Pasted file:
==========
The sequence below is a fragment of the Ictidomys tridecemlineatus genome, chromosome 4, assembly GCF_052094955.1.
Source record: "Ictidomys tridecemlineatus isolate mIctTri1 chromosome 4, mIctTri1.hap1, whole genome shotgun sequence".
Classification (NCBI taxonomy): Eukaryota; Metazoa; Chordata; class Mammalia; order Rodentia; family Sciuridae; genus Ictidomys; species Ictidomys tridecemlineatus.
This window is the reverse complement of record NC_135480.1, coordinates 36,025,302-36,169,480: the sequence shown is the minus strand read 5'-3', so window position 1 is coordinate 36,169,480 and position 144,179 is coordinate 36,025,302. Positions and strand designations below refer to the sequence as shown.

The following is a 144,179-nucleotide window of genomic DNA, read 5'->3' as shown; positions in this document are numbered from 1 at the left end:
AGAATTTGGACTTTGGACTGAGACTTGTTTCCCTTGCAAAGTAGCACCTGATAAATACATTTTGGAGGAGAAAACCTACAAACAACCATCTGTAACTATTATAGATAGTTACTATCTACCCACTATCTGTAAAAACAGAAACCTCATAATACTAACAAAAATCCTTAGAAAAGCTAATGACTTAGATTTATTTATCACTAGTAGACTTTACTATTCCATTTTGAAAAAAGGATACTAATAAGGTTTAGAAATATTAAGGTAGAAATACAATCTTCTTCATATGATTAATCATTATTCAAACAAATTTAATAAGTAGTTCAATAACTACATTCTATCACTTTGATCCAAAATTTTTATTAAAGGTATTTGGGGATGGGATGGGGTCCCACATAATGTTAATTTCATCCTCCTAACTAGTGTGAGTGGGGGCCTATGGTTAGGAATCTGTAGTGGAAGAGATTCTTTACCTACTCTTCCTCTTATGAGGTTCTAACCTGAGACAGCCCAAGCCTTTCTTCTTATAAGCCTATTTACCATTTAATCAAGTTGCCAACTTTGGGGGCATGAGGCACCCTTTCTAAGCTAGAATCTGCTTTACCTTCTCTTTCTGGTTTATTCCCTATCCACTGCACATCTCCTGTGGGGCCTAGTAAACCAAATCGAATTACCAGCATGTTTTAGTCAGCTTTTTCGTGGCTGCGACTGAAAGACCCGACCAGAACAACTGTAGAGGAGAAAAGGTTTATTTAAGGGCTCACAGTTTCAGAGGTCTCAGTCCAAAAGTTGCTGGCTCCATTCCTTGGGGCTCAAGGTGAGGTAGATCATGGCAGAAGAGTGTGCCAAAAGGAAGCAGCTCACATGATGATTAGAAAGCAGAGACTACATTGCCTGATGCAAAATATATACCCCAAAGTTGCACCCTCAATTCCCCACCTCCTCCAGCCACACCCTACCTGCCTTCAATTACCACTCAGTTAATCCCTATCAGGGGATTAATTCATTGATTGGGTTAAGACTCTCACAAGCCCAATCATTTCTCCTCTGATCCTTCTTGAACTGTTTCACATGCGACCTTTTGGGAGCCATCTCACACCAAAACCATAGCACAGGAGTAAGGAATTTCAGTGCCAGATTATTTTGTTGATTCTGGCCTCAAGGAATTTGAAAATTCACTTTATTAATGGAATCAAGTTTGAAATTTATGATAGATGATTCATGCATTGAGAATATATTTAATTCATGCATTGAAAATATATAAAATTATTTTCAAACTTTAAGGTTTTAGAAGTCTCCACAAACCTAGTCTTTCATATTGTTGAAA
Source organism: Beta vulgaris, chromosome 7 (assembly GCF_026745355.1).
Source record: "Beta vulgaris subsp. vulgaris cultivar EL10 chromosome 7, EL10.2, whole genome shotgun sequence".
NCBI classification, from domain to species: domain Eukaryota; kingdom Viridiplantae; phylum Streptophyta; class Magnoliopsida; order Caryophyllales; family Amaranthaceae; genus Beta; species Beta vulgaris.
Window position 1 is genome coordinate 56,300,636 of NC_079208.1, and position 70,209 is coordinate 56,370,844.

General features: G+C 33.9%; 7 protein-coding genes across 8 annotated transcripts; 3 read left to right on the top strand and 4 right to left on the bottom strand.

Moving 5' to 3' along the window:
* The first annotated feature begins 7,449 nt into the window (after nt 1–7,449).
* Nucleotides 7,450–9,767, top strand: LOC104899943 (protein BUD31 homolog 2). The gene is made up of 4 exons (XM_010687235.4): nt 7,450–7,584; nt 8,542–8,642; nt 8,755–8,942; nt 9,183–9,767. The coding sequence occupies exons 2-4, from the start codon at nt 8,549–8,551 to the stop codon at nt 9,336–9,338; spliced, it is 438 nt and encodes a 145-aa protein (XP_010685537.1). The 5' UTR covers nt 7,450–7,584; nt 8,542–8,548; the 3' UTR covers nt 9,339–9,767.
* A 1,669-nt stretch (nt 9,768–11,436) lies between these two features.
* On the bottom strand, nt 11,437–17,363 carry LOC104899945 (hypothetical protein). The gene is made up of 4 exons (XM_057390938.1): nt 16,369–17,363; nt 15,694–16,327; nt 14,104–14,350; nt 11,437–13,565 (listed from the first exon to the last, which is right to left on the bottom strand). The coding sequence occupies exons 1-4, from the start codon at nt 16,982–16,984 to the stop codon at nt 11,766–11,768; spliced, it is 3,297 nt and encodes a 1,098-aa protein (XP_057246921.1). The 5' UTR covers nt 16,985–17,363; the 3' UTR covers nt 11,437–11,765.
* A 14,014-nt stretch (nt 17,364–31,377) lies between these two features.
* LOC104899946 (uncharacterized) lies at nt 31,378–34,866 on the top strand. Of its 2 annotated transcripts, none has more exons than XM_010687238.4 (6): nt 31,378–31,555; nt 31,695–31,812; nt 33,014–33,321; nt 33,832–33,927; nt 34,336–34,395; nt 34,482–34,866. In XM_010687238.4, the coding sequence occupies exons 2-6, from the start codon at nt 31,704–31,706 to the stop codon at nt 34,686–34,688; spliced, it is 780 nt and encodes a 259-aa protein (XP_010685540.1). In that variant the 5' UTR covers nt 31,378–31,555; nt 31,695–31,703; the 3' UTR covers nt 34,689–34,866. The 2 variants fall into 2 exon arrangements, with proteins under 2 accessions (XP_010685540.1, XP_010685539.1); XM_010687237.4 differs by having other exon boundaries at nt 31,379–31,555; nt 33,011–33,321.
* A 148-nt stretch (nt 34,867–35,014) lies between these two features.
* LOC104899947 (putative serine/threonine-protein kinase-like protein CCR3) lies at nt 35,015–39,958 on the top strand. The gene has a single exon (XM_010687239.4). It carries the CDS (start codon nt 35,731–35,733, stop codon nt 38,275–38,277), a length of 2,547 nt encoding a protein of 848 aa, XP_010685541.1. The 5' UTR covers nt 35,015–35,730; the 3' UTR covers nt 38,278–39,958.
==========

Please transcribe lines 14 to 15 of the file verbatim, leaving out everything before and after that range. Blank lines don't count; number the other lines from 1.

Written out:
* Nucleotides 7,450–9,767, top strand: LOC104899943 (protein BUD31 homolog 2). The gene is made up of 4 exons (XM_010687235.4): nt 7,450–7,584; nt 8,542–8,642; nt 8,755–8,942; nt 9,183–9,767. The coding sequence occupies exons 2-4, from the start codon at nt 8,549–8,551 to the stop codon at nt 9,336–9,338; spliced, it is 438 nt and encodes a 145-aa protein (XP_010685537.1). The 5' UTR covers nt 7,450–7,584; nt 8,542–8,548; the 3' UTR covers nt 9,339–9,767.
* A 1,669-nt stretch (nt 9,768–11,436) lies between these two features.